Late last year, Carol Wong joined us in our Washington, DC office as our new litigation attorney. She’ll be working on impact litigation, increasing our capacity to file more cases that protect the health care and economic security rights of low-income seniors. Carol comes to Justice in Aging most recently from the U.S. Department of Justice, Civil Rights Division, Employment Litigation Section. Read More
The New York Times: How to Challenge a Nursing Home Eviction Notice, and Other Tips (2/22/2018). This brief article features tips from our guide 20 Common Nursing Home Problems—and How to Resolve Them.
The New York Times: Complaints About Nursing Home Evictions Rise, and Regulators Take Note (2/22/2018). One reason for the evictions, legal advocates say, is that the residents’ better-paying Medicare coverage is ending and will be replaced by Medicaid.
The Atlantic: This Is What Life Without Retirement Savings Looks Like (2/22/2018). Many seniors are stuck with lives of never-ending work—a fate that could befall millions in the coming decades. The problem is growing as more Baby Boomers reach retirement age—between 8,000 to 10,000 Americans turn 65 every day, according to Kevin Prindiville, the executive director of Justice in Aging, a nonprofit that addresses senior poverty. “In the early decades of our work, we were serving communities that had been poor when they were younger,” Prindiville told me. “Increasingly, we’re seeing folks who are becoming poor for the first time in old age.”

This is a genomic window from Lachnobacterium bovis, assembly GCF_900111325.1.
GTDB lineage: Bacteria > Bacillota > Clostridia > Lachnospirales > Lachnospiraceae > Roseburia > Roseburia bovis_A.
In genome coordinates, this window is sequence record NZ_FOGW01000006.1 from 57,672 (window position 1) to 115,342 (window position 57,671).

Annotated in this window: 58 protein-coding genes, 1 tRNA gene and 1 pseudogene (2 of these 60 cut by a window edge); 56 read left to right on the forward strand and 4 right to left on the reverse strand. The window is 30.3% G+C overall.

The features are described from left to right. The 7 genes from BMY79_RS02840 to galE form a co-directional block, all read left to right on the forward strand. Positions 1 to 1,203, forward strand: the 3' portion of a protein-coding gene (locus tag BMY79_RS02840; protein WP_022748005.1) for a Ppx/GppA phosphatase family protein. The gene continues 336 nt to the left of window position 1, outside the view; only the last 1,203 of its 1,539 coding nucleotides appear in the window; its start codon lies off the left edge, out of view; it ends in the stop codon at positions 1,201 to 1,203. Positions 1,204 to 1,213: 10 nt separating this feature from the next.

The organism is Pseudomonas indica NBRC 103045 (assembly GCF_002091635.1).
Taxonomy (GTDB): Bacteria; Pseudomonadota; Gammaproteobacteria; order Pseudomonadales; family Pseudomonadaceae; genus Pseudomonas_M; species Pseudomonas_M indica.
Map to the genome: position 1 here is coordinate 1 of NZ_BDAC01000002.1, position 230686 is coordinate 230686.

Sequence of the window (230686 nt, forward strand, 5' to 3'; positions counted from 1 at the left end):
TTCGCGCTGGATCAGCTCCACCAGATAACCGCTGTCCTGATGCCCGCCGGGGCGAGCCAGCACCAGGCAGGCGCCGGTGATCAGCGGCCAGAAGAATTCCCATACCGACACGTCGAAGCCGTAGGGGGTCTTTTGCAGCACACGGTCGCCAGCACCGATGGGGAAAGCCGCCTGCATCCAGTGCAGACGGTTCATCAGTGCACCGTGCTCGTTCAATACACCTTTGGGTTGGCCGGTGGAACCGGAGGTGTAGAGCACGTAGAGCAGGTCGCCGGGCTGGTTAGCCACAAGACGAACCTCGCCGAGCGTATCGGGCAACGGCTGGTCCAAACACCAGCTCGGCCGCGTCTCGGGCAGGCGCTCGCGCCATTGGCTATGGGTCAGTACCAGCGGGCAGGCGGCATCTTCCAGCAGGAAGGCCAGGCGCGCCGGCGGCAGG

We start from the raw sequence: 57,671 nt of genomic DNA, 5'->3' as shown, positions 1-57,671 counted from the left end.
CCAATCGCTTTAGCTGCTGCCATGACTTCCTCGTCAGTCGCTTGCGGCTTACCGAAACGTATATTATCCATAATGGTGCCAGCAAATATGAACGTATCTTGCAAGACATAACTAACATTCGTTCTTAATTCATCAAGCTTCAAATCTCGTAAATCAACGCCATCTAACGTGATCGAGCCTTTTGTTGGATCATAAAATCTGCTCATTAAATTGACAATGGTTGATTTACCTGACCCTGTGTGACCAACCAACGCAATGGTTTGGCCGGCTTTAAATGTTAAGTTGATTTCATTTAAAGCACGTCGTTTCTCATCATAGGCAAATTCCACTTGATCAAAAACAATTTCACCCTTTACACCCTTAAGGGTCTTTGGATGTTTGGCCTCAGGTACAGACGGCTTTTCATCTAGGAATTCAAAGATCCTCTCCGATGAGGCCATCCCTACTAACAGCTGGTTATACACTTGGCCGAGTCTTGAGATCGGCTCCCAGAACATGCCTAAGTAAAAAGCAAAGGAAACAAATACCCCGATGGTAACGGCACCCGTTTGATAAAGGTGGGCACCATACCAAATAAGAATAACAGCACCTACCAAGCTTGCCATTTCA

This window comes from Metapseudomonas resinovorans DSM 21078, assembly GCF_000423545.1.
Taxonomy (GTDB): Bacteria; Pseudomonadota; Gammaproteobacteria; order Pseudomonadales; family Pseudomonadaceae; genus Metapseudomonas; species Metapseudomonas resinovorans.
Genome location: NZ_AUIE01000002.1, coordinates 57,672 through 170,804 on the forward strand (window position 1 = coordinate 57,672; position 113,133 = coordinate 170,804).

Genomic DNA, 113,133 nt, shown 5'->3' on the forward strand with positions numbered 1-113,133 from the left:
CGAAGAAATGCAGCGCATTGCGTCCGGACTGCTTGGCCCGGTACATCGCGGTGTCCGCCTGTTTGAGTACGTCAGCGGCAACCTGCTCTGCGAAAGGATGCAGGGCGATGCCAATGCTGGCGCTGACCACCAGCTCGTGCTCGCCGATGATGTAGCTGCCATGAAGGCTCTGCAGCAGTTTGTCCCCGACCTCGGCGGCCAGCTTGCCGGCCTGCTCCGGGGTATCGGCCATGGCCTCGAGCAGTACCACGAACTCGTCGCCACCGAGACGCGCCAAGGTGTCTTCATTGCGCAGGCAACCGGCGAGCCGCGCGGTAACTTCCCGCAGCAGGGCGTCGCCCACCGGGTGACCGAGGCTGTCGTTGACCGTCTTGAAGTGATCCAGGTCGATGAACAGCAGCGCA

What can be done to help today’s seniors and generations to come? There are two approaches, Prindiville says: help people save for old age and make retirement more affordable.
The Hill: Weak federal oversight endangers health and safety of assisted living residents (2/8/2018). This week’s GAO report shines a long-overdue light on Medicaid-funded assisted living. Federal funding of assisted living is large and growing, but to this point the federal government has not adequately ensured the quality of assisted living care. This lack of oversight has had tragic consequences for an unfortunately large number of older Americans. The GAO report was requested by a bipartisan group of senators, and its publication should prompt Congress and CMS to take action.
California Healthline: No Car, No Care? Medicaid Transportation At Risk (2/5/2018). In California, Medi-Cal members in managed care get transportation through their health plans, while fee-for-service enrollees can arrange for the service through their counties, said Amber Christ, a Los Angeles-based staff attorney for Justice in Aging, a legal advocacy group. Medi-Cal transportation is a “lifeline” for the low-income seniors she works with, she said. “Most of them cannot afford a car, or if they have a car they can’t afford to keep gas in that car, or they can’t use public transportation,” she said. “Medicaid transportation is the only way they are going to their doctor appointments.” California has not proposed cutting this service, but should the federal government slash Medicaid funding overall, “you could see where states would feel the pressure to make cuts, and this might be one of the first places to do that,” Christ said.